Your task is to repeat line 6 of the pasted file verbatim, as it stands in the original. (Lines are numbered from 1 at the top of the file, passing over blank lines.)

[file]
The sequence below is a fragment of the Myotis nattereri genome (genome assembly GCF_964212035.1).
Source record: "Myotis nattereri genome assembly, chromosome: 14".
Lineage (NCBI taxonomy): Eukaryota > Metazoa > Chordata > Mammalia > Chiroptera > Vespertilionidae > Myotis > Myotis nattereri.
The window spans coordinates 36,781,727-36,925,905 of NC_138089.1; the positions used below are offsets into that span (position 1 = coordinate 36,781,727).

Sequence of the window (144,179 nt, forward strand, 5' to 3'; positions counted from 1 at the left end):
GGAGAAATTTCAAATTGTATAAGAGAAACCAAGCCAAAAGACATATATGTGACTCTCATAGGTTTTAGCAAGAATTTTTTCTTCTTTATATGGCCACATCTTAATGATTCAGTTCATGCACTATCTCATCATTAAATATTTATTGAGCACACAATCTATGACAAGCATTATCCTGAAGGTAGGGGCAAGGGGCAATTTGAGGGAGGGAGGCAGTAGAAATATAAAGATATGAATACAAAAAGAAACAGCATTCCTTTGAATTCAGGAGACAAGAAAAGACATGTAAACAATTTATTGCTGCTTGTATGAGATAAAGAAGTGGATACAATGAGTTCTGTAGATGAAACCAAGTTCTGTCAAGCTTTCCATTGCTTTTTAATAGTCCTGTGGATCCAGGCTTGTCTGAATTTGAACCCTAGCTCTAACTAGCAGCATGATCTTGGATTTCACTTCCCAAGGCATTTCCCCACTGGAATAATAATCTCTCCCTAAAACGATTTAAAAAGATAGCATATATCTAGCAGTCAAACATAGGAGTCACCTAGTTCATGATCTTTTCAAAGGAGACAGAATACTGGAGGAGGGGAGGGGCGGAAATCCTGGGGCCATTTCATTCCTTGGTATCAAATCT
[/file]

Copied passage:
GGAGAAATTTCAAATTGTATAAGAGAAACCAAGCCAAAAGACATATATGTGACTCTCATAGGTTTTAGCAAGAATTTTTTCTTCTTTATATGGCCACATCTTAATGATTCAGTTCATGCACTATCTCATCATTAAATATTTATTGAGCACACAATCTATGACAAGCATTATCCTGAAGGTAGGGGCAAGGGGCAATTTGAGGGAGGGAGGCAGTAGAAATATAAAGATATGAATACAAAAAGAAACAGCATTCCTTTGAATTCAGGAGACAAGAAAAGACATGTAAACAATTTATTGCTGCTTGTATGAGATAAAGAAGTGGATACAATGAGTTCTGTAGATGAAACCAAGTTCTGTCAAGCTTTCCATTGCTTTTTAATAGTCCTGTGGATCCAGGCTTGTCTGAATTTGAACCCTAGCTCTAACTAGCAGCATGATCTTGGATTTCACTTCCCAAGGCATTTCCCCACTGGAATAATAATCTCTCCCTAAAACGATTTAAAAAGATAGCATATATCTAGCAGTCAAACATAGGAGTCACCTAGTTCATGATCTTTTCAAAGGAGACAGAATACTGGAGGAGGGGAGGGGCGGAAATCCTGGGGCCATTTCATTCCTTGGTATCAAATCT